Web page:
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Thread: The Butterfly Effect: A British AAR

  1. #401
    Lord of Slower-than-real-time El Pip's Avatar
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    Chapter XXXII: Second Battle of Taranto Part II.


    As the two forces collided together, both equally surprised at the others sudden appearance, the balance appeared to tip towards da Zara. With numerical, if not actual, parity in battleships, superiority in cruisers and light units and a 'trick' of his own up his sleeve Vice-Admiral Blake's appearance appeared to present an opportunity not a problem. However before da Zara had finished deciding if this was a genuine mistake to be exploited, an attempted distraction or a trap the flaw in his reasoning became clear; the lookouts reported that instead of the expected Queen Elizabeths the approaching battleships were actually HMS Revenge, HMS Nelson and HMS Rodney. HMS Warspite and HMS Valiant might be out of the fight, but they had been replaced by two of the most heavily armed ships afloat, ships that Italian Intelligence had believed were committed to the Royal Navy Home Fleet.

    The Nelson class, while indeed remaining in Home Waters for the initial stages of the conflict, had always been scheduled for deployment to the Mediterranean by the Admiralty, becoming First Sea Lord had not removed Admiral Keyes aggression, just tempered it and given it a wider focus. Thus for Keyes reinforcing the only active theatre in the Empire at the cost of running down the quieter ones was the obvious choice, especially as the risk to the Home Isles was considered slim, the four Revenge class battleships along with HMS Glorious at Scapa Flow were more potent a force than anything any potential European rival could muster. The reason for the delay then was therefore not political or strategic but practical, the Nelsons were in dire need of refit and war equipping, the weight saving measures introduced to make her Treaty compliant had to be reversed to make her effective. Aside from the adding of as much new armour as was practical there were several other smaller changes; replacing fir wood decking with hardened teak, removing aluminium formwork and supports and replacing them with steel, fitting reinforced glass in place of plate glass as well as countless other alterations. While seemingly cosmetic those changes were in fact vital to contain the power unleashed when all nine 16" guns fired at once, being mounted so close together the immense forces unleashed were concentrated into a very small area, far in excess of what the weight saving designed Nelsons could take unaltered. Despite initial work having started almost as soon as the London Naval conference was abandoned it had nevertheless taken almost four months for the ship yards to rush finish their work and for the ships to be despatched.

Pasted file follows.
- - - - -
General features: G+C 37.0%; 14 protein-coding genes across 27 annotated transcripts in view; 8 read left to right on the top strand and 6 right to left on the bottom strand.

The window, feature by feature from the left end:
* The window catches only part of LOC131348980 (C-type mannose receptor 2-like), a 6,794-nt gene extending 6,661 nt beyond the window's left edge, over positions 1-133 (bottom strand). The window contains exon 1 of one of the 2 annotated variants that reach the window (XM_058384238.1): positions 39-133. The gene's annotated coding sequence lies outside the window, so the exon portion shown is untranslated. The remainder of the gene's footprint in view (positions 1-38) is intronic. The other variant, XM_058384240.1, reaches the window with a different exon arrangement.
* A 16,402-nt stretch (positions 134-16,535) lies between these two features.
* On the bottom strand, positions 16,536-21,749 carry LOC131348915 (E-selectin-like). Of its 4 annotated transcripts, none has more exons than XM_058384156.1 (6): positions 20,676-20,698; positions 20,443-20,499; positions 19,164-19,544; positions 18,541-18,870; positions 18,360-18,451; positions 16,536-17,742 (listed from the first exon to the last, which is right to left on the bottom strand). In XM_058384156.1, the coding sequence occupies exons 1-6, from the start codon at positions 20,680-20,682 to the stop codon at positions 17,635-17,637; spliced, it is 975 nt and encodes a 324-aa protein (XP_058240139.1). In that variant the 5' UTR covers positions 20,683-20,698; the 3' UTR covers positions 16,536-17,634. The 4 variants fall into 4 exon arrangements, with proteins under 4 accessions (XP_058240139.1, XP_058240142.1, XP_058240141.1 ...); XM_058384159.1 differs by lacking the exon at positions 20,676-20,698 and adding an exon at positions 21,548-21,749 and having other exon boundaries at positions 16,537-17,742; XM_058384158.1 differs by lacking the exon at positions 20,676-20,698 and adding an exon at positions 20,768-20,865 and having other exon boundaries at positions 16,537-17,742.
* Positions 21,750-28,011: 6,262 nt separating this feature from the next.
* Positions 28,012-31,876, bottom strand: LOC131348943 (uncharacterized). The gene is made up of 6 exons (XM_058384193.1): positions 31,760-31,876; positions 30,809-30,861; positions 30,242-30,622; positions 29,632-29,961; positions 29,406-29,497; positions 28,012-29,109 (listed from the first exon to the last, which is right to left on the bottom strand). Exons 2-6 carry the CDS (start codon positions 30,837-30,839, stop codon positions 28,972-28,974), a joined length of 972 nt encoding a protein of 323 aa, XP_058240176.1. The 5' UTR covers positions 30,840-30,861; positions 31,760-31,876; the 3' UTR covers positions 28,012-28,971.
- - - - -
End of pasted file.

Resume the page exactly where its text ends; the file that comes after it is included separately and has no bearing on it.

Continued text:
As Blake's squadron shortened the range da Zara realised that he would have to fight, the approaching British outpaced his slowest units so would only get closer if he ran, the fight was going to happen the only question was when. Determined to seize the initiative he formed up his battleships and a few key escorts and surged forward to meet the onrushing British, leaving Ammiraglio di Squadra Paladini to lead the merchants and transports to safety.


    The Second Battle of Taranto. Both sides split their forces into two squadrons, leaving the battle to be conducted as two separate engagements, the Italian forces attempted to escape in different directions to increase their chances of evasion while the British tried to pursue them both.